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Individuals with disorders of bone mineral homeostasis usually pres-ent with abnormalities in serum or urine calcium levels (or both), often accompanied by abnormal serum phosphate levels. These abnormal mineral concentrations may themselves cause symptoms requiring immediate treatment (eg, coma in malignant hypercalce-mia, tetany in hypocalcemia). More commonly, they serve as clues to an underlying disorder in hormonal regulators (eg, primary hyperparathyroidism), target tissue response (eg, chronic kidney disease), or drug misuse (eg, vitamin D intoxication). In such cases, treatment of the underlying disorder is of prime importance.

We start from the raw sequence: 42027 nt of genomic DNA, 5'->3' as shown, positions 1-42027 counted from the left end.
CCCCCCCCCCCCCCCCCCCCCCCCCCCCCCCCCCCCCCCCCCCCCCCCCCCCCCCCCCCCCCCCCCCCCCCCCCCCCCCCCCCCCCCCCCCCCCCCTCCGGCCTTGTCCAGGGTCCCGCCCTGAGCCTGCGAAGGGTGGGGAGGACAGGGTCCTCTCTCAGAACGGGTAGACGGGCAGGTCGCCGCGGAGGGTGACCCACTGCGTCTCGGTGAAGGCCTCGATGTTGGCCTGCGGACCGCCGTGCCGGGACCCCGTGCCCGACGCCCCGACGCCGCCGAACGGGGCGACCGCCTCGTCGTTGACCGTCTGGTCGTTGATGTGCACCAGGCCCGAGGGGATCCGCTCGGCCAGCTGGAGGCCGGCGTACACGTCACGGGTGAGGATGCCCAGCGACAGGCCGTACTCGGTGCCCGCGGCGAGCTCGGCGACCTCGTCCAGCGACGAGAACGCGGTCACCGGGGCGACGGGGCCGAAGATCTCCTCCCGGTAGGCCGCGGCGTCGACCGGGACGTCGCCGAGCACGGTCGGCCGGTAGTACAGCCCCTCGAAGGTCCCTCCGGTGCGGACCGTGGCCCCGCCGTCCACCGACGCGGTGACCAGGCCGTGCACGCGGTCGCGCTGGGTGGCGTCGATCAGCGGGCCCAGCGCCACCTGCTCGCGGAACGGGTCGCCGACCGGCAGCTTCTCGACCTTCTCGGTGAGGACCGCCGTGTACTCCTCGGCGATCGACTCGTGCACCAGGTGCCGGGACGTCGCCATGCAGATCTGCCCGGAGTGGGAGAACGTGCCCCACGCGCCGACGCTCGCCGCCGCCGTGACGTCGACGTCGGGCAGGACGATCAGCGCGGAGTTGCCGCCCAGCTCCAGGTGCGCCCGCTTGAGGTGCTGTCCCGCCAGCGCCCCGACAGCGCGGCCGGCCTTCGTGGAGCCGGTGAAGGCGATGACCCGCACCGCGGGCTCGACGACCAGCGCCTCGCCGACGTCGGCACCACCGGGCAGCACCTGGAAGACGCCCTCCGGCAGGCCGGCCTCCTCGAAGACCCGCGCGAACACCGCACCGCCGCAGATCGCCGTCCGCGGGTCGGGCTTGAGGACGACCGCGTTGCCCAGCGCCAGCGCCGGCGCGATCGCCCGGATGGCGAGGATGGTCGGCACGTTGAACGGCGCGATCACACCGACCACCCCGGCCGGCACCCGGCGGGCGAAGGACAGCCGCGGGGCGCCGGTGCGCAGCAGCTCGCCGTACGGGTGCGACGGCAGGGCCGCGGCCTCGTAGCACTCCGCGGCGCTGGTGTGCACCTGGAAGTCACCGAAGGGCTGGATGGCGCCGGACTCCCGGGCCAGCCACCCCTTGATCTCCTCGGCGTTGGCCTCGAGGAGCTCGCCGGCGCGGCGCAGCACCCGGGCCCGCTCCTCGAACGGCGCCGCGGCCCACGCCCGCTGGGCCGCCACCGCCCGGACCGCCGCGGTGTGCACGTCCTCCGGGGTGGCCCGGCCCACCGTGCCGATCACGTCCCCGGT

Since bone and kidney play central roles in bone mineral homeo-stasis, conditions that alter bone mineral homeostasis usually affect one or both of these tissues secondarily. Effects on bone can result in osteoporosis (abnormal loss of bone; remaining bone histologically normal), osteomalacia (abnormal bone formation due to inadequate mineralization), or osteitis fibrosa (excessive bone resorption with fibrotic replacement of resorption cavities and marrow). Biochemical markers of skeletal involvement include changes in serum levels of the skeletal isoenzyme of alkaline phosphatase, osteocalcin, and N- and C- terminal propeptides of type I collagen (reflecting osteo-blastic activity), and serum and urine levels of tartrate-resistant acid phosphatase and collagen breakdown products (reflecting osteoclastic activity). The kidney becomes involved when the calcium × phosphate product in serum rises above the point at which ectopic calcification occurs (nephrocalcinosis) or when the calcium × oxalate (or phos-phate) product in urine exceeds saturation, leading to nephro-lithiasis. Subtle early indicators of such renal involvement include polyuria, nocturia, and hyposthenuria. Radiologic evidence of nephrocalcinosis and stones is not generally observed until later. The degree of the ensuing renal failure is best followed by monitoring the decline in creatinine clearance. On the other hand, chronic kidney disease can be a primary cause of bone disease because of altered handling of calcium and phosphate, decreased 1,25(OH)2D produc-tion, and secondary hyperparathyroidism.
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